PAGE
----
Above ground pools are an exciting addition to a yard. They are easy to set up, clean, and remove when it’s time for something new. If you live somewhere cold, it’s reasonable to worry about how your pool will fare in the colder parts of the year.
An above ground pool will freeze if the temperature drops below 32 degrees Fahrenheit for an extended period of time, for example, in the winter. In colder areas it’s not uncommon for an above ground pool to freeze into a giant block of ice.
If you’re interested in learning more about the potential for an above ground pool to freeze, you’ve come to the right place. Read on to learn more about how to keep your swimming area from freezing, what happens if you don’t winterize your pool, how cold it must be for this item to freeze, and everything else you should know about the chilly parts of the year.
Will your above ground pool freeze? What should you look for that would indicate freezing?
Here are a few things you should watch for to check if your above ground pool is freezing:
- An iceberg in the center of your pool
- A buckled skimmer wall
- Wall collapse
- Sheet of ice over the pool
- Structure damage
If your pool freezes, it’s possible it could fall apart. And then, when the warmer months come around, your pool will be useless.
Luckily, you can stop this from happening if you:
- Keep excess water off your pool cover
- Remove leaves and other debris from the surface
- Remove snow on the pool, scooping it off as it builds up
- Watch for rapidly receding water levels and fill if necessary
- Fix pool bucking as soon as it appears, restructuring walls and providing support when necessary
It’s best to establish a daily or weekly routine with your pool to ensure you catch issues before it’s too late. If you know anyone with an above ground pool, you can ask for advice on freezing prevention.
Winterizing your pool is a part of the upkeep process. It will keep the water in good shape and ensure your pool lasts in the freezing months. Although it might seem like a pain to go through the process, a few unfortunate things will occur if you don’t.
If you don’t winterize your pool, here are a few things that could happen when the temperature drops:
- Excessive growth of algae in locations where water drains bu moisture remains
- Collapsing walls and other destruction, often leading to a complete replacement of the unit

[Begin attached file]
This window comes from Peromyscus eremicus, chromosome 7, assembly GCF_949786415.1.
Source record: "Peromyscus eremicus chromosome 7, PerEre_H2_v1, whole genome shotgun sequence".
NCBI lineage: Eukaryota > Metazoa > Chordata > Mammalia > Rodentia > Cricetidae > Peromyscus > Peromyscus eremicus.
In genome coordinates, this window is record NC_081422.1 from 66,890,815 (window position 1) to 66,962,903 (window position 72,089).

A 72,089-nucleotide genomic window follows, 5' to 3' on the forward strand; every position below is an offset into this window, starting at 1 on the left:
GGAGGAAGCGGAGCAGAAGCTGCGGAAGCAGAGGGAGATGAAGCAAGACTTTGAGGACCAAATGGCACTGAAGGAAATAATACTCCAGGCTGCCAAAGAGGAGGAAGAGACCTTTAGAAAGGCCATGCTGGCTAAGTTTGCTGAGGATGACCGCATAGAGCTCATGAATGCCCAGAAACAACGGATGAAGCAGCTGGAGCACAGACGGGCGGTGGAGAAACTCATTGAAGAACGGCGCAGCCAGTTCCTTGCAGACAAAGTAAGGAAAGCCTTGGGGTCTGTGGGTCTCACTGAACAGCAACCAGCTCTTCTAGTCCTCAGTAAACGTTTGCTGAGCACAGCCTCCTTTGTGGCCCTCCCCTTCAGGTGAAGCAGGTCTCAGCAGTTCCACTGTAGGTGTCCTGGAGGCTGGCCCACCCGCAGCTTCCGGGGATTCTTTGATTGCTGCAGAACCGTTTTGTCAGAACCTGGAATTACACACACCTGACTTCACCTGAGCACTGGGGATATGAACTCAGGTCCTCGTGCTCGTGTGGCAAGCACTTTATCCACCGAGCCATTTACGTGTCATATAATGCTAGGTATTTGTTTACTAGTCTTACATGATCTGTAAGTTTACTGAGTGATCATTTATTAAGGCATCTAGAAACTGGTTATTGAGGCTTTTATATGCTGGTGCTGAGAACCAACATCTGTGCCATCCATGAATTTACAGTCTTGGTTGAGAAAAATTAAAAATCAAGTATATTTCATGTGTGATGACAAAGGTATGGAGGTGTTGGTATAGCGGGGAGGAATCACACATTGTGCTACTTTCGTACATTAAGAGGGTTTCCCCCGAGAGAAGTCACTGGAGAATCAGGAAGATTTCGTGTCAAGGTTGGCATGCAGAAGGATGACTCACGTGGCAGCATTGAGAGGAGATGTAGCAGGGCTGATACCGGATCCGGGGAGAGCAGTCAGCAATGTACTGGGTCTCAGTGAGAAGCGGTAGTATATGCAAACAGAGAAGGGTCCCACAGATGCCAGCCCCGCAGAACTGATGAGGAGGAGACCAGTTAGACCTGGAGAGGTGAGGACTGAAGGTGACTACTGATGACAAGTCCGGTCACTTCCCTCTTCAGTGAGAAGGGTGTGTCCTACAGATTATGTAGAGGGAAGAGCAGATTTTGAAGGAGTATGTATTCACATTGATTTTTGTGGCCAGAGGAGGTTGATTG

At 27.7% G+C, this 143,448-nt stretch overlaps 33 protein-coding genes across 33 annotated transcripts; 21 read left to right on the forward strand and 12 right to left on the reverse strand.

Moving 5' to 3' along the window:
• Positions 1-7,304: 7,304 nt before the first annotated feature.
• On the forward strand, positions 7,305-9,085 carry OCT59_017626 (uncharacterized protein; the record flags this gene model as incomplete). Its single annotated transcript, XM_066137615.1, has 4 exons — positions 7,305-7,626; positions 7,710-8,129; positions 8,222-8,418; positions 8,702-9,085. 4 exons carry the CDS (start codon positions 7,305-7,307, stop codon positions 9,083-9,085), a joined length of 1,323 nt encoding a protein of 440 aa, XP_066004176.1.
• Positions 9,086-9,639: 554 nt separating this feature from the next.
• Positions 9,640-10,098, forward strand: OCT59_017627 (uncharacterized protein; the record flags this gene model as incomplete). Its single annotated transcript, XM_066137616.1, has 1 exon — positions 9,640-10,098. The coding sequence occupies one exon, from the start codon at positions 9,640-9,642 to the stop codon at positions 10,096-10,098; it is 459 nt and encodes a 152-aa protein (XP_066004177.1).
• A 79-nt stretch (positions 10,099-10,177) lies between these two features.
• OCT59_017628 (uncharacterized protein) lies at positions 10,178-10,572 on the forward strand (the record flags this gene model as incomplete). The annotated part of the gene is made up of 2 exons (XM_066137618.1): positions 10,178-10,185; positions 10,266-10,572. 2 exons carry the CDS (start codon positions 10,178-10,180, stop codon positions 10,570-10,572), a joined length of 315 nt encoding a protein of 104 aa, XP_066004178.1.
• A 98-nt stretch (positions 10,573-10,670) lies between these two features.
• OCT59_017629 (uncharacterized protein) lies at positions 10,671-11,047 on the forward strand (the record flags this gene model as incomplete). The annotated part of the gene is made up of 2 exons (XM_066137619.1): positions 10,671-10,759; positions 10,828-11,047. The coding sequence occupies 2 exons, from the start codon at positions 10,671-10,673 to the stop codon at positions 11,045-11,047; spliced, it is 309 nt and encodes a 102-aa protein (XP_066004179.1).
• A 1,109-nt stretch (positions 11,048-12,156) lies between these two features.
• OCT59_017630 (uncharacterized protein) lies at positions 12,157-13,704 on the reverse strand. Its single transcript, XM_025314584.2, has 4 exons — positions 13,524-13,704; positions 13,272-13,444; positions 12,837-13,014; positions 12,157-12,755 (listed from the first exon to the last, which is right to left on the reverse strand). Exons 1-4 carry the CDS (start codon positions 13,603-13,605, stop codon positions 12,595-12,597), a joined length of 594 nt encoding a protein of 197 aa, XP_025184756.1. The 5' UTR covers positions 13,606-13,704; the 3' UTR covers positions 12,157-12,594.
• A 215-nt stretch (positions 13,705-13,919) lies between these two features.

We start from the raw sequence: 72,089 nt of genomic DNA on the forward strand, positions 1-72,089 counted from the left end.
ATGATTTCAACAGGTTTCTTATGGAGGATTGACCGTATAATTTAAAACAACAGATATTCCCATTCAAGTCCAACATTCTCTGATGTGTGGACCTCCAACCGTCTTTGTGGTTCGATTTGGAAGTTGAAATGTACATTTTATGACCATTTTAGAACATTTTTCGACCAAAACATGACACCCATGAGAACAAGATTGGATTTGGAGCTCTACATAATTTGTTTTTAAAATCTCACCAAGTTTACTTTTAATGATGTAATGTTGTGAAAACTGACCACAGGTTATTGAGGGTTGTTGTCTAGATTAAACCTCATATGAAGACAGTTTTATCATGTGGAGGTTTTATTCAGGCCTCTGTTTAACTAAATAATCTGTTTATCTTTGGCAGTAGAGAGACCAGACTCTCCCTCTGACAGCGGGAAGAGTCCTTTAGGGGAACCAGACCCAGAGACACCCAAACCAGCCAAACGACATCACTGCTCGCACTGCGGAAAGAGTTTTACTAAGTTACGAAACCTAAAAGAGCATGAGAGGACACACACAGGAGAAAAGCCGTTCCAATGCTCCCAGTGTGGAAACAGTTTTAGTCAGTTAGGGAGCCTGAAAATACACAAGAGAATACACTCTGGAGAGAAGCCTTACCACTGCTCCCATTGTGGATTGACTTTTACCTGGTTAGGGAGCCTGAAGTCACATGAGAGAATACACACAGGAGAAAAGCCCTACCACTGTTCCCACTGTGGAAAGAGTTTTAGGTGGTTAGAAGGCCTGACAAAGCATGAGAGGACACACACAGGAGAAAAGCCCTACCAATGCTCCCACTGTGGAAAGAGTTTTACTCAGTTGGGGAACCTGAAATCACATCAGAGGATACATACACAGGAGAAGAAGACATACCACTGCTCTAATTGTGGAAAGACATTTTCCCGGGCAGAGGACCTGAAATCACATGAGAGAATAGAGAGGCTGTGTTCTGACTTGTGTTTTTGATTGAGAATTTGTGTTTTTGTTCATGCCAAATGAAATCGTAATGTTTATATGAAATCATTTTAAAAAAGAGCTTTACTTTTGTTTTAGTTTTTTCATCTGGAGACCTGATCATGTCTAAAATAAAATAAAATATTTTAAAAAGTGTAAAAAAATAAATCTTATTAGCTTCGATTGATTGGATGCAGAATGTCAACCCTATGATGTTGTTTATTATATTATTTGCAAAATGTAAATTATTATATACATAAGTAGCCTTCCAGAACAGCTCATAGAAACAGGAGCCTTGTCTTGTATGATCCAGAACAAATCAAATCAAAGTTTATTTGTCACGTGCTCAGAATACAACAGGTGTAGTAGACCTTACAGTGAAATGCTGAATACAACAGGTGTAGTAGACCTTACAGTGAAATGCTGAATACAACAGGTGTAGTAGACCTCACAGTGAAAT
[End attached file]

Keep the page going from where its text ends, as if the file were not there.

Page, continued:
- Frozen and burst pipelines, leading to expensive and extensive repairs and replacements
- Damaged filters, broken and damaged by ice and other debris
Nobody wants these things to occur in their pool! If you want your pool to last a long time, it’s necessary to winterize the system. It takes extra work, but it’s worth it at the end of the day. Winterizing will save you money and ensure your pool is around for the long haul.
Many people assume a pool must be much harder to freeze because it is chlorinated. However, that isn’t the case. A chlorinated pool will freeze at thirty-two degrees Fahrenheit, the same as a body of water without chlorine. Your pool is not better protected due to the chemical content inside.
If it’s snowing outside, there is a chance your pool will freeze. It will take longer, as a pool is a larger body of water than raindrops or puddles. However, in time, it will develop a layer of ice on the top or even, if left untouched, freeze all the way through. Keep an eye on the temperature if you want to stop this! Don’t let your pool get too cold in the winter.
It’s ideal to drain the pool until it’s about four to six inches below the level of the skimmer. When water gets cold, it expands. Leaving this much room will ensure the water has room to move without risking severe damage along the way.
Once the weather warms up, you can replace the missing water in your pool. Repeat this process every year to ensure the pool stays in quality shape for as long as possible.
Pool covers are excellent ways to keep debris and other items out of the pool. They will also serve as a form of protection from the elements. However, in time, water will freeze under the pool cover. It may cause damage to the structure of the pool if left alone for too long.
It’s critical to continue circulating water through the pool, whether that means removing the cover and mixing it or using a machine to move the water around while it is cold outside. The more your water moves, the less likely it will be to freeze under the cover.
If the water does freeze under the cover, you should remove the cover and break up the ice. Once this layer dissolves, invest in a new cover for the top of your pool. Keep an eye on this one to ensure the freezing process does not occur again. The fewer replacement necessary, the happier your wallet will be.
If you live in a location with freezing winters and own an above ground pool, it may freeze when the temperatures drop.
Buckled skimmers walls, wall collapses, structure damage, and a sheet of ice over the pool are all signs of freezing above ground pool. Take action ahead of time and during the winter to prevent severe damage.
We hope this information was helpful! The more you know about the freezing process of an above ground pool, the easier it will be to keep it in proper shape when the weather conditions drop. Above ground pools are cheaper than the traditional in-ground options, but not if you have to replace them due to damage.